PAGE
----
Here's our plugin category class:

class Formatter(object):
    """Plugins of this class convert plain text to HTML"""

    name = "No Format"

    def formatText(self, text):
        """Takes plain text, returns HTML"""
        return text

Of course what good is a plugin architecture without any plugins for it? So, let's create two plugins.

First: a plugin that takes python code and returns HTML, thanks to pygments.


from pygments import highlight
from pygments.lexers import PythonLexer
from pygments.formatters import HtmlFormatter

from categories import Formatter

class Pygmentizer(Formatter):
    name = "Python Code"

    def formatText(self, text):
        return highlight(text, PythonLexer(), HtmlFormatter(full=True))

See how it goes into a plugins folder? Later on we will tell yapsy to search there for plugins.

To be recognized as a plugin, it needs a metadata file, too:


Name = Python Code
Module = pygmentize

Author = Roberto Alsina
Version = 0.1
Website =
Description = Highlights Python Code

And really, that's all there is to making a plugin. Here's another one for comparison, which uses docutils to format reStructured Text:


from categories import Formatter
import docutils.core

class Rest(Formatter):
    name = "Restructured Text"

    def formatText(self, text):
        output = docutils.core.publish_string(
            text, writer_name = 'html'
        return output


Name = Restructured Text
Module = rest

Author = Roberto Alsina
Version = 0.1
Website =
Description = Formats restructured text

And here they are in action:

reSt mode

Python mode

Of course using categories you can do things like a "Tools" category, where the plugins get added to a Tools menu, too.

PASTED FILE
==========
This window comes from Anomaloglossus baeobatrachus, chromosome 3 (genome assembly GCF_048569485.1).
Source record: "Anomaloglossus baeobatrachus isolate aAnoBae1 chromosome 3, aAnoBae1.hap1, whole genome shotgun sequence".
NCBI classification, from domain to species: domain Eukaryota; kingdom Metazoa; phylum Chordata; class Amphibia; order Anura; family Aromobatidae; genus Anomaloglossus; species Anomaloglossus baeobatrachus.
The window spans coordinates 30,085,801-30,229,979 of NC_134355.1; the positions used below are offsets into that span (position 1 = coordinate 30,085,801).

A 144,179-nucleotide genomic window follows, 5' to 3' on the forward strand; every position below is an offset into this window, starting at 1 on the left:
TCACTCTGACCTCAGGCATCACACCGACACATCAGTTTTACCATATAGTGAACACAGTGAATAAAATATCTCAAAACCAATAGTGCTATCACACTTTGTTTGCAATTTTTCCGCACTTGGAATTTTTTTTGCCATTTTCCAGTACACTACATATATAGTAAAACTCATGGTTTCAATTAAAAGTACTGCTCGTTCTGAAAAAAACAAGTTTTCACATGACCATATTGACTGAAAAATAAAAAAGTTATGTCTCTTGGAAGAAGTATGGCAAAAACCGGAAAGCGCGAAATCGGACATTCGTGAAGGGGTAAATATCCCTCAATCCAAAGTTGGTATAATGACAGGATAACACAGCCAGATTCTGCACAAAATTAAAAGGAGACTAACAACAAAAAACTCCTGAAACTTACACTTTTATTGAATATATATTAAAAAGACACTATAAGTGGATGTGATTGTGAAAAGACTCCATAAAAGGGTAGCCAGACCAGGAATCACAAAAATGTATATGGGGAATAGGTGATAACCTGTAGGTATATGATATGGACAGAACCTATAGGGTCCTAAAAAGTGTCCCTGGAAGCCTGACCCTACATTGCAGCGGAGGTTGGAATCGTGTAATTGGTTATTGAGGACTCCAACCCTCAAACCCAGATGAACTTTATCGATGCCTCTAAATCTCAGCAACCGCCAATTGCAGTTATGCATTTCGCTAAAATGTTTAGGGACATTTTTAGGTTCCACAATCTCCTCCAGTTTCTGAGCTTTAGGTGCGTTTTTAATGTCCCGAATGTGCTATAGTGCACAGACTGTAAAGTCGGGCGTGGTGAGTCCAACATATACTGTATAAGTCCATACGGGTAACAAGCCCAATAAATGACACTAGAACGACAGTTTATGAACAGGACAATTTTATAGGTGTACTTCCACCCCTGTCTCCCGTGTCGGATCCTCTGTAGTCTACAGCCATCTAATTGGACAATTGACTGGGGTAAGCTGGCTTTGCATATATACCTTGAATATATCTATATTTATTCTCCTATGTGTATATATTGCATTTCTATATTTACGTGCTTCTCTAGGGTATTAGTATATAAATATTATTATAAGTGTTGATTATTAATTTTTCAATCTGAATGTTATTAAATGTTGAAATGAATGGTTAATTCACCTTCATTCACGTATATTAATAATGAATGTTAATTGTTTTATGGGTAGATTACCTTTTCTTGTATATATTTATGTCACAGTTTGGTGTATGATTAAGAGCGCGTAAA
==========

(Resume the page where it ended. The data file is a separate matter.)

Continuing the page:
And here's the application code:

from categories import Formatter
from yapsy.PluginManager import PluginManager

class Main(QtGui.QWidget):
    def __init__(self):
        self.layout = QtGui.QVBoxLayout()
        self.formattersCombo = QtGui.QComboBox()
        self.editor = QtGui.QPlainTextEdit()
        self.preview = QtWebKit.QWebView()



        # Create plugin manager
        self.manager = PluginManager(categories_filter={ "Formatters": Formatter})

        # Load plugins

        # A do-nothing formatter by default
        self.formatters = {}
        print self.manager.getPluginsOfCategory("Formatters")
        for plugin in self.manager.getPluginsOfCategory("Formatters"):
            print  "XXX"
            # plugin.plugin_object is an instance of the plugin
            self.formatters[] = plugin.plugin_object

    def updatePreview(self):
        # Check what the current formatter is
        name =  unicode(self.formattersCombo.currentText())
        text = unicode(self.editor.toPlainText())
        if name in self.formatters:
            text = self.formatters[name].formatText(text)

In short: this is easy to do, and it leads to fixing your application's internal structure, so it helps you write better code.

Full source code for everything.